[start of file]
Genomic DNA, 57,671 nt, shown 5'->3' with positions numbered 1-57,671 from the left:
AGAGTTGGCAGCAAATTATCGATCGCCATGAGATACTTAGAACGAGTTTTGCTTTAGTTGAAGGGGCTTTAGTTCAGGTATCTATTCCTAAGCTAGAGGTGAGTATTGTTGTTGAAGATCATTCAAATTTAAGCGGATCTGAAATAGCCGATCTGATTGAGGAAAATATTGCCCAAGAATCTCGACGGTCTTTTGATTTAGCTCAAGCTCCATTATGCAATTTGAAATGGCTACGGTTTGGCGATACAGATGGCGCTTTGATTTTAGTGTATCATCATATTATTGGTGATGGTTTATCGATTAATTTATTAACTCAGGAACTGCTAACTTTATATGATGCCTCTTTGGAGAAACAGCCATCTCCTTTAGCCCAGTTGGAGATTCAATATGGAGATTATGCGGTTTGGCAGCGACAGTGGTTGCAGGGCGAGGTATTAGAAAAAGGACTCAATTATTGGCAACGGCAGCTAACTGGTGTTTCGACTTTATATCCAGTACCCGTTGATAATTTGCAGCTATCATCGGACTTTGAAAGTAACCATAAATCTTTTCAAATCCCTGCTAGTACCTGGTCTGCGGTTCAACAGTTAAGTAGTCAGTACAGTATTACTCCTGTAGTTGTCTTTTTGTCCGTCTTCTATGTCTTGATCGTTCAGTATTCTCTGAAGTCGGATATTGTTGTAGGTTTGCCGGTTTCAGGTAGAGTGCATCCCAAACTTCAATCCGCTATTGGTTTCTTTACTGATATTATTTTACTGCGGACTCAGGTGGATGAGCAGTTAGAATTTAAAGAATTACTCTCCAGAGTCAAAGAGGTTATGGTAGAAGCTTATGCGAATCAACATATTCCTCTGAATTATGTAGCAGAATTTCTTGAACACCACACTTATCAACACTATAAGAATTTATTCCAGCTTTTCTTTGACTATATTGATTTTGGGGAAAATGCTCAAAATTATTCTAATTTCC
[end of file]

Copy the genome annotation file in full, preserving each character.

Genomic DNA, 57,671 nt, shown 5'->3' with positions numbered 1-57,671 from the left:
AGAGTTGGCAGCAAATTATCGATCGCCATGAGATACTTAGAACGAGTTTTGCTTTAGTTGAAGGGGCTTTAGTTCAGGTATCTATTCCTAAGCTAGAGGTGAGTATTGTTGTTGAAGATCATTCAAATTTAAGCGGATCTGAAATAGCCGATCTGATTGAGGAAAATATTGCCCAAGAATCTCGACGGTCTTTTGATTTAGCTCAAGCTCCATTATGCAATTTGAAATGGCTACGGTTTGGCGATACAGATGGCGCTTTGATTTTAGTGTATCATCATATTATTGGTGATGGTTTATCGATTAATTTATTAACTCAGGAACTGCTAACTTTATATGATGCCTCTTTGGAGAAACAGCCATCTCCTTTAGCCCAGTTGGAGATTCAATATGGAGATTATGCGGTTTGGCAGCGACAGTGGTTGCAGGGCGAGGTATTAGAAAAAGGACTCAATTATTGGCAACGGCAGCTAACTGGTGTTTCGACTTTATATCCAGTACCCGTTGATAATTTGCAGCTATCATCGGACTTTGAAAGTAACCATAAATCTTTTCAAATCCCTGCTAGTACCTGGTCTGCGGTTCAACAGTTAAGTAGTCAGTACAGTATTACTCCTGTAGTTGTCTTTTTGTCCGTCTTCTATGTCTTGATCGTTCAGTATTCTCTGAAGTCGGATATTGTTGTAGGTTTGCCGGTTTCAGGTAGAGTGCATCCCAAACTTCAATCCGCTATTGGTTTCTTTACTGATATTATTTTACTGCGGACTCAGGTGGATGAGCAGTTAGAATTTAAAGAATTACTCTCCAGAGTCAAAGAGGTTATGGTAGAAGCTTATGCGAATCAACATATTCCTCTGAATTATGTAGCAGAATTTCTTGAACACCACACTTATCAACACTATAAGAATTTATTCCAGCTTTTCTTTGACTATATTGATTTTGGGGAAAATGCTCAAAATTATTCTAATTTCC